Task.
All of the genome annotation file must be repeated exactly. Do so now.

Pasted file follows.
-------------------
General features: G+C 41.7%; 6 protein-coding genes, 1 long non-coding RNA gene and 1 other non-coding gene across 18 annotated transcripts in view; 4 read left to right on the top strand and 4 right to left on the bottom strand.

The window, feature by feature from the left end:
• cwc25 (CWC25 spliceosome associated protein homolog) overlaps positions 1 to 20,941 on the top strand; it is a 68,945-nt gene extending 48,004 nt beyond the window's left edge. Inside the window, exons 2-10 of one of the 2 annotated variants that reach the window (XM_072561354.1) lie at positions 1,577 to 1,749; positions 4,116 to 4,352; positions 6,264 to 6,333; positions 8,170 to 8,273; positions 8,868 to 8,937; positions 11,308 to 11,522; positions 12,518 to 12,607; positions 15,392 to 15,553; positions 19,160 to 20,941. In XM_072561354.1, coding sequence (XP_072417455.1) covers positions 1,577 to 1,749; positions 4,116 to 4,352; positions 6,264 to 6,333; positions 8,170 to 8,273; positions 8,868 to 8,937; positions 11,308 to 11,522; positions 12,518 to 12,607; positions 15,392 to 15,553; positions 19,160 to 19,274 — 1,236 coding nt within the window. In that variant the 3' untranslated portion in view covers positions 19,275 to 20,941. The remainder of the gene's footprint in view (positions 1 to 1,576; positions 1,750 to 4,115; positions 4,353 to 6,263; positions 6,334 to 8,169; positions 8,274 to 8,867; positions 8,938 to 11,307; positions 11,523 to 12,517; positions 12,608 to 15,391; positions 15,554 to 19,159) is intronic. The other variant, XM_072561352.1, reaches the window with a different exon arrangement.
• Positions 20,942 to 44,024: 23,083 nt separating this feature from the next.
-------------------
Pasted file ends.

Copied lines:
General features: G+C 41.7%; 6 protein-coding genes, 1 long non-coding RNA gene and 1 other non-coding gene across 18 annotated transcripts in view; 4 read left to right on the top strand and 4 right to left on the bottom strand.

The window, feature by feature from the left end:
• cwc25 (CWC25 spliceosome associated protein homolog) overlaps positions 1 to 20,941 on the top strand; it is a 68,945-nt gene extending 48,004 nt beyond the window's left edge. Inside the window, exons 2-10 of one of the 2 annotated variants that reach the window (XM_072561354.1) lie at positions 1,577 to 1,749; positions 4,116 to 4,352; positions 6,264 to 6,333; positions 8,170 to 8,273; positions 8,868 to 8,937; positions 11,308 to 11,522; positions 12,518 to 12,607; positions 15,392 to 15,553; positions 19,160 to 20,941. In XM_072561354.1, coding sequence (XP_072417455.1) covers positions 1,577 to 1,749; positions 4,116 to 4,352; positions 6,264 to 6,333; positions 8,170 to 8,273; positions 8,868 to 8,937; positions 11,308 to 11,522; positions 12,518 to 12,607; positions 15,392 to 15,553; positions 19,160 to 19,274 — 1,236 coding nt within the window. In that variant the 3' untranslated portion in view covers positions 19,275 to 20,941. The remainder of the gene's footprint in view (positions 1 to 1,576; positions 1,750 to 4,115; positions 4,353 to 6,263; positions 6,334 to 8,169; positions 8,274 to 8,867; positions 8,938 to 11,307; positions 11,523 to 12,517; positions 12,608 to 15,391; positions 15,554 to 19,159) is intronic. The other variant, XM_072561352.1, reaches the window with a different exon arrangement.
• Positions 20,942 to 44,024: 23,083 nt separating this feature from the next.